The auditors should be notified of a presence of the observer in advance. There are times where this may not be allowed depending on the type of the audit.

The customer should sign a confidentiality agreement on not disclosing any information outside the audit process. The rules should be established as part of this confidentiality agreement.

An observer (customer) may not engage in any part of the audit.

The observer may not interfere in any aspect of the audit (may not inject, provide opinions, argue a finding, speak for or against a finding, use the audit information for a future punitive measure).

If questioned during the audit, the observer should explain the role as observer. Ideally this should be brought to the attention of the auditor in advance.

These basic rules ensure that the audit is not compromised in any way and the customer’s request to witness the audit is conducted in a professional manner.

Dilip A Shah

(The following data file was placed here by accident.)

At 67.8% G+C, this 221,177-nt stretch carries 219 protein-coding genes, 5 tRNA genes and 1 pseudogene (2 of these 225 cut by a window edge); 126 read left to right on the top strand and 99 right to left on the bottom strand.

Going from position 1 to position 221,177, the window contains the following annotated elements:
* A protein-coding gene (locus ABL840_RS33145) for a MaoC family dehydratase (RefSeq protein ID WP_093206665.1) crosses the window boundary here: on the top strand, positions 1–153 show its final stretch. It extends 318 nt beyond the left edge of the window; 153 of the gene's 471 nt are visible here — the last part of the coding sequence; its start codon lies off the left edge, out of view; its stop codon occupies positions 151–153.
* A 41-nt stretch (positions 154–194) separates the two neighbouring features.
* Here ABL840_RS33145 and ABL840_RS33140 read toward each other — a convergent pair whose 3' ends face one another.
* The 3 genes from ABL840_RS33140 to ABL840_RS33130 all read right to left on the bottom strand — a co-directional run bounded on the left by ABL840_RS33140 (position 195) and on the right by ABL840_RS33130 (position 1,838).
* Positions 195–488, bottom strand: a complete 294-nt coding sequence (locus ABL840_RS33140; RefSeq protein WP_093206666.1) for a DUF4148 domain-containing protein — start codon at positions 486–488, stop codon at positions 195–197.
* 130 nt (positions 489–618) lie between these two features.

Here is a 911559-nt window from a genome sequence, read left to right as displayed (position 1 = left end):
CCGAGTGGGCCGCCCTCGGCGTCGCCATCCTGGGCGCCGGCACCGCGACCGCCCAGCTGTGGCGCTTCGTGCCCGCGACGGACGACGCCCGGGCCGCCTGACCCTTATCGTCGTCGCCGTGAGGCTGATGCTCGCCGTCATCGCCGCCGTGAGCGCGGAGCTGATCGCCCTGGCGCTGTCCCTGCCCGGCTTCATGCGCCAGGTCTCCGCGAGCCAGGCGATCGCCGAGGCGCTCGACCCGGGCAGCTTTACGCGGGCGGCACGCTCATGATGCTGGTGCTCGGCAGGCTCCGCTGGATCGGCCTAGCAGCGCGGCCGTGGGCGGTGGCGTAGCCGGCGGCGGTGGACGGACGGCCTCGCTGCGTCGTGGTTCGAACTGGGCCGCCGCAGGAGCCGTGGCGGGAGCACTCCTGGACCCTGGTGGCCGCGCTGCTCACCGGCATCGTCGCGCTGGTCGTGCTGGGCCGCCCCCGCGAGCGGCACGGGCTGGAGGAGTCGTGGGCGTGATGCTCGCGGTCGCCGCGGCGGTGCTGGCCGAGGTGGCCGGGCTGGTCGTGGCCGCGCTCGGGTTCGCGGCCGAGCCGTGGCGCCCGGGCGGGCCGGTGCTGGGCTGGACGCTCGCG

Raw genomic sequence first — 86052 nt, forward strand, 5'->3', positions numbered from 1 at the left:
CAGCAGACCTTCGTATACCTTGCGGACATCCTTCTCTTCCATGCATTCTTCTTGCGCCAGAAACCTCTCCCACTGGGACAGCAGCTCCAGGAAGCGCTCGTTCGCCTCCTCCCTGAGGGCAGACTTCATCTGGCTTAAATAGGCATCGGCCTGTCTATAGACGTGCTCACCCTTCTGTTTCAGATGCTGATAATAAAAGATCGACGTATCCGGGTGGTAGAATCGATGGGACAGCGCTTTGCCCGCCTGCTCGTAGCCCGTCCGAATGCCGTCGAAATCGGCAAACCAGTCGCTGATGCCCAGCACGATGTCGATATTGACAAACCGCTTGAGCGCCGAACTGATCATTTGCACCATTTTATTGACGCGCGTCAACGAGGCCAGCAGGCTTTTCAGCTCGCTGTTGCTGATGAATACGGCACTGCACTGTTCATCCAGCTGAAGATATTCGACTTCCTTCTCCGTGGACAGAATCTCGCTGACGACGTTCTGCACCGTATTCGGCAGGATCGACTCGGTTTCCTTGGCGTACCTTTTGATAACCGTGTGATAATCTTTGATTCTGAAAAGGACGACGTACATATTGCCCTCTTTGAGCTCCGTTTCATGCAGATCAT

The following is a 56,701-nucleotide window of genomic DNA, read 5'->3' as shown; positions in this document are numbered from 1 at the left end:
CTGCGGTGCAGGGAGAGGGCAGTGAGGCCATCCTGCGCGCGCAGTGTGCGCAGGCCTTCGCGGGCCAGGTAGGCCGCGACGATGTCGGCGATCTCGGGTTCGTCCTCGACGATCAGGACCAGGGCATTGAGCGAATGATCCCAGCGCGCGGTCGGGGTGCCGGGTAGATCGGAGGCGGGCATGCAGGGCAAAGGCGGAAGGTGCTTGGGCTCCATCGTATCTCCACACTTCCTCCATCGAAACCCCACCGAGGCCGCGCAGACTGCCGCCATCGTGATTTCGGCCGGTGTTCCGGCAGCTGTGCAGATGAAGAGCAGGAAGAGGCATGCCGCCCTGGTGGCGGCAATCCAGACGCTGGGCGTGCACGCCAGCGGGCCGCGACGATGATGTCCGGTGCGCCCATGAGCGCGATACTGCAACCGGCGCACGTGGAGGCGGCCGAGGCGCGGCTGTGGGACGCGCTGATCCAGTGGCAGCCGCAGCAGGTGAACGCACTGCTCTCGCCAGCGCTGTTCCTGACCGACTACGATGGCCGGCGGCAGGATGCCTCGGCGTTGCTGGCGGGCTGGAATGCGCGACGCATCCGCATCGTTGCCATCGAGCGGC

President, E = mc3 Solutions,
Technical Director, Sapphire Proficiency Testing Services.
Past Chair, ASQ Measurement Quality Division (2012-2013)
Former Member of the A2LA Board of Directors (2006-2014)

For more on this topic, visit ASQ’s website.

Switch from ANSI/ASQ Z1.9 to ANSI/ASQ Z1.4?

PLCs, programmable logic controllers



We are using ANSI Z1.9 for a dimension test of packaging components. As dimension is under variable, can we switch to ANSI Z1.4? The reason for this is to align with our supplier who is using ANSI Z1.4.

Can you please advise if this switching is acceptable. If yes, what should be taken into consideration like AQL, etc.?


The ANSI/ASQ Z1.4 standard is for incoming inspection of attribute characteristics.  As your measurement is a variable measurement, it is appropriate to use ANSI/ASQ Z1.9.  Both plans are indexed by AQL, but have different sample size requirements based on the level of protection you are looking to maintain.  I assume your real question is can you switch from a variable plan (Z1.9) to an attribute plan (Z1.4) for your inspection to align with your supplier’s use of Z1.4.   Though I do not believe harmonizing with the supplier’s use of Z1.4 for your acceptance testing is necessary, it is possible to use Z1.4 by redefining the variable measurements as either good or no-good.  Choosing to move to Z1.4 from Z1.9 will increase your sample size for the same level of protection and same lot size.  For example, a lot size of 5000 would have a sample size of 75 in Z1.4 and 200 for Z1.4 for a General Inspection Level II plan.  Both plans give approximately the same AQL and LTPD, though the Z1.4 will require 2.67x more samples.

Steven Walfish
Chair Z1, U.S. TAG to ISO/TC 69